- Long wait
time to start position: Most prospective appointees are expected to
leave their pre-nomination jobs in the time between their nomination and
confirmation, even when confirmation is not guaranteed and a start date is
unknown. Though most nominees will eventually make it through the process – historically,
the Senate confirmed over 98% of Cabinet appointees – the length
of time from nomination through confirmation continues to increase, often for
reasons unrelated to the nominee. In 2019, the
average confirmation process lasted 136 days – limiting the pool of prospective
candidates to only those who are willing and able to forego income for long
stretches of time.
vetting process with limited support: Positions of
public trust require a rigorous vetting process, and appropriately so. But the process as it exists today is complicated
by the risk of innocent mistakes and missteps. Candidates must complete hundreds of
pages of paperwork with questions on their background, health, financial
holdings, and personal life. The online
form SF-86 for
background investigations is 127 pages, and just one of the forms required
of nominees. While it is critical to vet candidates thoroughly, expectations
seem out of step with the lives that many senior leaders live today. For
example, prospective candidates must report the date of every encounter with a
foreign associate going back five, ten or fifteen years, and sometimes all the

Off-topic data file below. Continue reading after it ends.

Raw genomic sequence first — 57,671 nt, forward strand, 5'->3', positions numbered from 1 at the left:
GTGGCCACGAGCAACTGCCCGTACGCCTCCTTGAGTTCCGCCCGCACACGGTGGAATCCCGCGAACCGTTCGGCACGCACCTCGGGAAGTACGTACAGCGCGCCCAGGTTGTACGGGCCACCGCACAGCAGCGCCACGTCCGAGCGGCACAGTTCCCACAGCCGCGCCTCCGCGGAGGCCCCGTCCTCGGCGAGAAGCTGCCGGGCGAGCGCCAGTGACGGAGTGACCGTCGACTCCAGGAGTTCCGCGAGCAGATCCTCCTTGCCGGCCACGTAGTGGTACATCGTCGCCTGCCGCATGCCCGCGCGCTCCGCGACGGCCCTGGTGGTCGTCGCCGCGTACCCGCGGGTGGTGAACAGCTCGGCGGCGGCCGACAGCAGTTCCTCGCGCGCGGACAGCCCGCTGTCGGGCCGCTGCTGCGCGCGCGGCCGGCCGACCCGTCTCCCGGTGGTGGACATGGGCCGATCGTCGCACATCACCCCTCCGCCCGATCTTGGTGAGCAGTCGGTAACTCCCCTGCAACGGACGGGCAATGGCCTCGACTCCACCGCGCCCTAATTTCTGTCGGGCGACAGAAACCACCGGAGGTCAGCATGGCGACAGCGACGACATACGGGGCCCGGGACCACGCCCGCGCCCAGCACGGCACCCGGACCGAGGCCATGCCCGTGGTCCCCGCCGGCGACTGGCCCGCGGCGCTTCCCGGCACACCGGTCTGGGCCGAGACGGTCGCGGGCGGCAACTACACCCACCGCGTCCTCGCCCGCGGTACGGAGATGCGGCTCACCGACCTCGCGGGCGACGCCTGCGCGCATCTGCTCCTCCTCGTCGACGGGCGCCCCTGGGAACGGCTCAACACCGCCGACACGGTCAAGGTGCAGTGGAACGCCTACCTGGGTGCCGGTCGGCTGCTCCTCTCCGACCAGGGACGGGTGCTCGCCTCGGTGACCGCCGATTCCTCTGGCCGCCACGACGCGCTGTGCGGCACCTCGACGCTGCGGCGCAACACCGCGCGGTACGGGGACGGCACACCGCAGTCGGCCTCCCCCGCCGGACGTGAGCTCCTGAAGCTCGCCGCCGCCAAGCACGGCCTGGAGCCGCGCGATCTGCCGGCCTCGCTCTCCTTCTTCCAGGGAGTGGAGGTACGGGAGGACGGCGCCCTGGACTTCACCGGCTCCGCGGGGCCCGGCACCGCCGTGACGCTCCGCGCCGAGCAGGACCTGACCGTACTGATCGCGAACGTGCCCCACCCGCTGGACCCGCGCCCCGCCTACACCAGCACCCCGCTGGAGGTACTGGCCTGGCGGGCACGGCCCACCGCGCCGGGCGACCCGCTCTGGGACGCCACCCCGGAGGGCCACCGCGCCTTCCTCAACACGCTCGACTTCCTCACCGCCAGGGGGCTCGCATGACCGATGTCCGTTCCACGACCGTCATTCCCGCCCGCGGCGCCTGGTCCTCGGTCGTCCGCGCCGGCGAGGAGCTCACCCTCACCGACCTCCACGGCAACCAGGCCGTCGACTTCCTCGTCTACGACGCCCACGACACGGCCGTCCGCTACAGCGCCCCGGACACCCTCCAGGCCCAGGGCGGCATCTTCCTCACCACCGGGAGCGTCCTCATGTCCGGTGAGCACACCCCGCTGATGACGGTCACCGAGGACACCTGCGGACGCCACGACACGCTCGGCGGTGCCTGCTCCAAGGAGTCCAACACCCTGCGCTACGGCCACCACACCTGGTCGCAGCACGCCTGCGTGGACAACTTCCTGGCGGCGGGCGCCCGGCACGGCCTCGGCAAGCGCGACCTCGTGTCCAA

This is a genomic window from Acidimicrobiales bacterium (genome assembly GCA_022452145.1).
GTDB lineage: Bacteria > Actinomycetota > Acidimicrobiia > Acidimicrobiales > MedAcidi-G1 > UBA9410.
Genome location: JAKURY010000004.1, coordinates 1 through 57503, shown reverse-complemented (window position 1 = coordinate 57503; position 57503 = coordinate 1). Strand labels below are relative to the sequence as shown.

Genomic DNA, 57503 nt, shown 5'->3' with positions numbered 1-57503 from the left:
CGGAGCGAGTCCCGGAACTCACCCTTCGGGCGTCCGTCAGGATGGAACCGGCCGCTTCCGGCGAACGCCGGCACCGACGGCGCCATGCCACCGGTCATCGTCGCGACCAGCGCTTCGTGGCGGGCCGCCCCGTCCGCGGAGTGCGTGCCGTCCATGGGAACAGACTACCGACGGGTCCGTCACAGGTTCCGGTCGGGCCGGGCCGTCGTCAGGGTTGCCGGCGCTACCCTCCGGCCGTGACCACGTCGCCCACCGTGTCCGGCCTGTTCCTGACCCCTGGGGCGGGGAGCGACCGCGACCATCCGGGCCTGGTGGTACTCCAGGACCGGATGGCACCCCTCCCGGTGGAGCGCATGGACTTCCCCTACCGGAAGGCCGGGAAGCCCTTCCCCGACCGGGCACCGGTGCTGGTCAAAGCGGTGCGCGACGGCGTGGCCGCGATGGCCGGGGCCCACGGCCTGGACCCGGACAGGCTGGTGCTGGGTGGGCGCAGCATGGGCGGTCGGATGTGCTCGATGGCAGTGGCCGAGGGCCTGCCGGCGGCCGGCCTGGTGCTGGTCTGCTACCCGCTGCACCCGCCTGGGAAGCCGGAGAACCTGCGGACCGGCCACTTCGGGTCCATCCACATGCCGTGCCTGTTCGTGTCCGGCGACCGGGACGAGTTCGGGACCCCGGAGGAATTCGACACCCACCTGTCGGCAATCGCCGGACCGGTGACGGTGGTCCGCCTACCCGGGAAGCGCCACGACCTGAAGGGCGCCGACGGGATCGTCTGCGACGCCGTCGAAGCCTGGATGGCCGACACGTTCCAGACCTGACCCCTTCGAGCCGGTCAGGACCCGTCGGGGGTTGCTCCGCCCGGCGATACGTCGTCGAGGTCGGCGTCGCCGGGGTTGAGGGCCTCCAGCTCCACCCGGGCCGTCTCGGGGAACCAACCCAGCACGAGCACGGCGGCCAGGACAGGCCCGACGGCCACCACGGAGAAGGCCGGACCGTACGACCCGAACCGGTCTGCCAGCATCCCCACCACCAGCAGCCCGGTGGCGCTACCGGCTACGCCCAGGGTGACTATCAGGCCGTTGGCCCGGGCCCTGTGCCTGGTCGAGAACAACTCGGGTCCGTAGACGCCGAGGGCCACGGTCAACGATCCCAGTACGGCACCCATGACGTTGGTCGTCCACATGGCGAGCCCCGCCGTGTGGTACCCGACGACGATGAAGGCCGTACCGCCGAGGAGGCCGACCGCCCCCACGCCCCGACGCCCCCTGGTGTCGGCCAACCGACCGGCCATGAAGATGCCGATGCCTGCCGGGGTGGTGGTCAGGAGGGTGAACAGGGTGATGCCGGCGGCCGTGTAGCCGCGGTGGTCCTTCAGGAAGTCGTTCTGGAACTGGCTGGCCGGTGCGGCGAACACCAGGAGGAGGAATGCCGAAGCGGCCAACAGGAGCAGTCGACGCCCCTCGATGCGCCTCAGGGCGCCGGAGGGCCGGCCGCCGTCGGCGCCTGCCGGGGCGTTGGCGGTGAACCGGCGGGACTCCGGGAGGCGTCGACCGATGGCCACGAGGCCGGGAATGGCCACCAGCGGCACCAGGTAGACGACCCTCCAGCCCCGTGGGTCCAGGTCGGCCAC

way back to age 18. In today’s globalized world it is unrealistic to expect
individuals to recall and document every interaction with a foreign associate
years later. As a result, many candidates incorrectly complete or simply cannot
accurately complete the necessary paperwork.
implications for candidates: Candidates must provide highly detailed
information about their financial holdings, tax filings, and business dealings.
Many hire accountants and private attorneys out-of-pocket just to compile the
necessary paperwork. Once their financials are reviewed, candidates and their
families often are forced to divest assets of significant value, even though
the candidate will likely only serve in that capacity for a short tenure. Several
post-service obligations may further deter prospective appointees.
publicized process for candidates and their families: Media
coverage of executive branch appointments is higher than ever. While public
officials expect to be in the spotlight, privacy no longer extends to their family
members, who remain private citizens. Nominees endure public scrutiny, often at
the professional and personal expense of themselves and their families.
Recruiting America’s top talent is critical to delivering a more
effective government to the American people. The Partnership for Public Service continues research
on the pain points of the appointment process, providing recommendations for improvements
to ensure that talented Americans are not deterred from serving our country as
a presidential appointee.